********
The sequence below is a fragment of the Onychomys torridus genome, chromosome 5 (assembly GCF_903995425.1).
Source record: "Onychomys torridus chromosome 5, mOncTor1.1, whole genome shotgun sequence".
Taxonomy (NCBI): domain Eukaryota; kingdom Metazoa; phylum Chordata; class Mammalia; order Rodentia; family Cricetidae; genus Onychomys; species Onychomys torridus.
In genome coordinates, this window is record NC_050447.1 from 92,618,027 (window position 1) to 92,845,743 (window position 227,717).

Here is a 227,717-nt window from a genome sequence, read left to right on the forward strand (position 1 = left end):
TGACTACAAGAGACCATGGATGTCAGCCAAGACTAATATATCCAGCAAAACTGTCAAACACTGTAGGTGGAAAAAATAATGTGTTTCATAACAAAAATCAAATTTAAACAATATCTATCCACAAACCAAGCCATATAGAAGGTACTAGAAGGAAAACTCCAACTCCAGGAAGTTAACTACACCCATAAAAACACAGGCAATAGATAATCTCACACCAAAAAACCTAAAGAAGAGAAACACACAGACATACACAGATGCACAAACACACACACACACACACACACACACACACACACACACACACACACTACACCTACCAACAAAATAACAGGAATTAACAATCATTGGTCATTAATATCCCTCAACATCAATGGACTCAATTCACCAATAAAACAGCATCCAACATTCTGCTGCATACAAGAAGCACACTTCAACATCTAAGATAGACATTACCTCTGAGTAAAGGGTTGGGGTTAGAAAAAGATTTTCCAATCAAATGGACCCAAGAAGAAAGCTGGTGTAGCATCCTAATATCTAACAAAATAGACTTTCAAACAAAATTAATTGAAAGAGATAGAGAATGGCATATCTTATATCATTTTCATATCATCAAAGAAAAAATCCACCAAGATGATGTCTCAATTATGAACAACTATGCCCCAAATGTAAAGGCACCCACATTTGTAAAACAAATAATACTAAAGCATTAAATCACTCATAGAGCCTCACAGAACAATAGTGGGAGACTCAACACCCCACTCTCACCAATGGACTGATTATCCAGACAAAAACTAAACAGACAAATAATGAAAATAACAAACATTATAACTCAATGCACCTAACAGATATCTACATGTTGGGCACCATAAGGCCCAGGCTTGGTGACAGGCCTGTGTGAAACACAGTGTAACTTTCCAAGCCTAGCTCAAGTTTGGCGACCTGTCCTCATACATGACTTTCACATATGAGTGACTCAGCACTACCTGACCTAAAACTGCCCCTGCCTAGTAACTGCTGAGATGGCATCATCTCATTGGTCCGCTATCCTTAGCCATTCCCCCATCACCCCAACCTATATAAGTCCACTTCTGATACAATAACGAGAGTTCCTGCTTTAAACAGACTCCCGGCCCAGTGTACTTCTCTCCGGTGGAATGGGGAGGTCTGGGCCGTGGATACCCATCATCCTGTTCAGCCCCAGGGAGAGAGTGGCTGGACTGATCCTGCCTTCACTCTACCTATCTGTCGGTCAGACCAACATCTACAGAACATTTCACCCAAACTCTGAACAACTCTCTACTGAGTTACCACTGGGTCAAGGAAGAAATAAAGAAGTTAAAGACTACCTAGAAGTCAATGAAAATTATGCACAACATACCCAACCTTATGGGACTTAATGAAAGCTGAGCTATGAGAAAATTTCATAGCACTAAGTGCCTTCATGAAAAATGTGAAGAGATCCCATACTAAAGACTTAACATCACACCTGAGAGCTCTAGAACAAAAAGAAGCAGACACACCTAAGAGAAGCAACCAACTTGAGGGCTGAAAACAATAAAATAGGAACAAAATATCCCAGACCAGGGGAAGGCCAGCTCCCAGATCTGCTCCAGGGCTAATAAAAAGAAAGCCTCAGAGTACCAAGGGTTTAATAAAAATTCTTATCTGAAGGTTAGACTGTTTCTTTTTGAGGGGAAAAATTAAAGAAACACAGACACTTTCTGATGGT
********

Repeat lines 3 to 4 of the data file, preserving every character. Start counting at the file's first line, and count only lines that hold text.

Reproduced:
Taxonomy (NCBI): domain Eukaryota; kingdom Metazoa; phylum Chordata; class Mammalia; order Rodentia; family Cricetidae; genus Onychomys; species Onychomys torridus.
In genome coordinates, this window is record NC_050447.1 from 92,618,027 (window position 1) to 92,845,743 (window position 227,717).